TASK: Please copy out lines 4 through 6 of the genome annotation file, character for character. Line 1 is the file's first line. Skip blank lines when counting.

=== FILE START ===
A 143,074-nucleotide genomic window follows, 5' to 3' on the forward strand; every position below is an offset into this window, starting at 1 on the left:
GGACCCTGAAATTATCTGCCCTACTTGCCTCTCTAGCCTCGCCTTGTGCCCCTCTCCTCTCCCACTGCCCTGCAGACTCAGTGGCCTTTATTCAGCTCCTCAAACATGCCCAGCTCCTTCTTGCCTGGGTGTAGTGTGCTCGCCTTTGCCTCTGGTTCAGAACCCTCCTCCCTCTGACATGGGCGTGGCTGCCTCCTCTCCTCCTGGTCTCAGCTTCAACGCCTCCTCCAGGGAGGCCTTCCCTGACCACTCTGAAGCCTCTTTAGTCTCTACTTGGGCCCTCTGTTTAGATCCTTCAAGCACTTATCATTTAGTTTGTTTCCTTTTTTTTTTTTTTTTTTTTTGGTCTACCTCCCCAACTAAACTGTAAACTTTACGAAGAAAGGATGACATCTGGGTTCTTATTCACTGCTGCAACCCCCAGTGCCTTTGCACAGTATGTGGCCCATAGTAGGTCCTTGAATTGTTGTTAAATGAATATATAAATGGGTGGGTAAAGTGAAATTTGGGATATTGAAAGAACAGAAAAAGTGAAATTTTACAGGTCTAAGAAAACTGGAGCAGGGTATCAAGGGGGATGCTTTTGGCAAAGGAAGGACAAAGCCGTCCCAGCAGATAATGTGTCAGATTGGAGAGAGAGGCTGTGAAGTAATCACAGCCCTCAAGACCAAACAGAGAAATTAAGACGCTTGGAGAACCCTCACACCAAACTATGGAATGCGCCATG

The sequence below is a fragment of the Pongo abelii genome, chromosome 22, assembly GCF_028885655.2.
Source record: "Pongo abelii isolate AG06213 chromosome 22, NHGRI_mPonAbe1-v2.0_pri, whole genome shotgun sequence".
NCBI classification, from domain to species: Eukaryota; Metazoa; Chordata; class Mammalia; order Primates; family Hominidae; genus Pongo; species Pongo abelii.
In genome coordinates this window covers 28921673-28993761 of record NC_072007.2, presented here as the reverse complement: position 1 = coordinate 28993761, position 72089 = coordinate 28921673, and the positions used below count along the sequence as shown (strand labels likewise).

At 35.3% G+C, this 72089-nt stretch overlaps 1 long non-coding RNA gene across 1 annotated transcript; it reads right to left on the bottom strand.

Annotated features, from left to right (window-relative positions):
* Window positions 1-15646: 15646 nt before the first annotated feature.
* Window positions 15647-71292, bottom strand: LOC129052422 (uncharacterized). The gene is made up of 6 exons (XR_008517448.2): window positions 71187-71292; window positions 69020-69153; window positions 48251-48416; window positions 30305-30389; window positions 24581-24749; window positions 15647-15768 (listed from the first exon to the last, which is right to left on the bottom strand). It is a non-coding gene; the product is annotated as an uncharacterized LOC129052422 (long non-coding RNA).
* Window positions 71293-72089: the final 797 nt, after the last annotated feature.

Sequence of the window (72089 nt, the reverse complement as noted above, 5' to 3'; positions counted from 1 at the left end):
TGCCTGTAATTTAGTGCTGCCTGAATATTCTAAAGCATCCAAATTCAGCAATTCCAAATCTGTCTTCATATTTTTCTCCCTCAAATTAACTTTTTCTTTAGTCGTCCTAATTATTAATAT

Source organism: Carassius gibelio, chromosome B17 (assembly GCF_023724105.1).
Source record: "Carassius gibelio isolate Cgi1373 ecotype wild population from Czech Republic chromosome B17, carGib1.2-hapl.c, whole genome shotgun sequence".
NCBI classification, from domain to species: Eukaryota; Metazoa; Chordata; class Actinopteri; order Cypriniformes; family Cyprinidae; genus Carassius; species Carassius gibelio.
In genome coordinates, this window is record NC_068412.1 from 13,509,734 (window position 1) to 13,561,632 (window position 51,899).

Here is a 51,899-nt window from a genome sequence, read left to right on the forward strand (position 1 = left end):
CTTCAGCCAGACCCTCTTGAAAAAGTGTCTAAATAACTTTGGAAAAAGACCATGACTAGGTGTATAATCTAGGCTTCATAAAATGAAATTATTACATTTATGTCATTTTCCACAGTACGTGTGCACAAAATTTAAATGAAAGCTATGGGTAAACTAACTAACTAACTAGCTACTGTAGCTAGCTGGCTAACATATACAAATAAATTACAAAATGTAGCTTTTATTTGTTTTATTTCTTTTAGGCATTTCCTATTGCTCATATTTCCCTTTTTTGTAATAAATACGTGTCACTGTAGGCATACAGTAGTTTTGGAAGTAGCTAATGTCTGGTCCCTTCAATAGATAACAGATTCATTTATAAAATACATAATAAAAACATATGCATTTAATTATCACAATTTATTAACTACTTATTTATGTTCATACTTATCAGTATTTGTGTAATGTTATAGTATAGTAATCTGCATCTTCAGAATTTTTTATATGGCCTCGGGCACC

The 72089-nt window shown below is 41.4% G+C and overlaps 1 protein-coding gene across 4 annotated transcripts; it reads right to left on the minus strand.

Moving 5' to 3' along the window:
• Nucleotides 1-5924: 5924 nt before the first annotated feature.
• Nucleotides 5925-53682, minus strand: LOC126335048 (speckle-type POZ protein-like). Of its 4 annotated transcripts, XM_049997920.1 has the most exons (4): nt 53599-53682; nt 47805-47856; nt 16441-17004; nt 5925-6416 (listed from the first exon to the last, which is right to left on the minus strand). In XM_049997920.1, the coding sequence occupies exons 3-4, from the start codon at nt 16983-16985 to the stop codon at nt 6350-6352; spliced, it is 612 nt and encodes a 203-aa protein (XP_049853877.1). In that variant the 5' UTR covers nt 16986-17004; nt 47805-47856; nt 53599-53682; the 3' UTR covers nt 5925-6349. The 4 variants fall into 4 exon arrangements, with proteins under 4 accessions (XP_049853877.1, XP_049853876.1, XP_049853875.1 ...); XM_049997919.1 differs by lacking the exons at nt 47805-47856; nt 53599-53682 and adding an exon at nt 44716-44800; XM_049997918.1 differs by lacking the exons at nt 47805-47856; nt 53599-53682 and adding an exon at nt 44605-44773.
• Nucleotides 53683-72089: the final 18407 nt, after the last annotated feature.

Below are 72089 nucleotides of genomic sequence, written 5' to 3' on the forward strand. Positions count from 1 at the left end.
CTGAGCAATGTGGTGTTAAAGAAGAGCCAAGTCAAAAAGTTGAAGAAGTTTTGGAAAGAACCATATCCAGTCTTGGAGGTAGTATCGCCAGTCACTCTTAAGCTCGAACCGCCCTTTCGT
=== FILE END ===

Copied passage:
Source record: "Pongo abelii isolate AG06213 chromosome 22, NHGRI_mPonAbe1-v2.0_pri, whole genome shotgun sequence".
NCBI classification, from domain to species: Eukaryota; Metazoa; Chordata; class Mammalia; order Primates; family Hominidae; genus Pongo; species Pongo abelii.
In genome coordinates this window covers 28921673-28993761 of record NC_072007.2, presented here as the reverse complement: position 1 = coordinate 28993761, position 72089 = coordinate 28921673, and the positions used below count along the sequence as shown (strand labels likewise).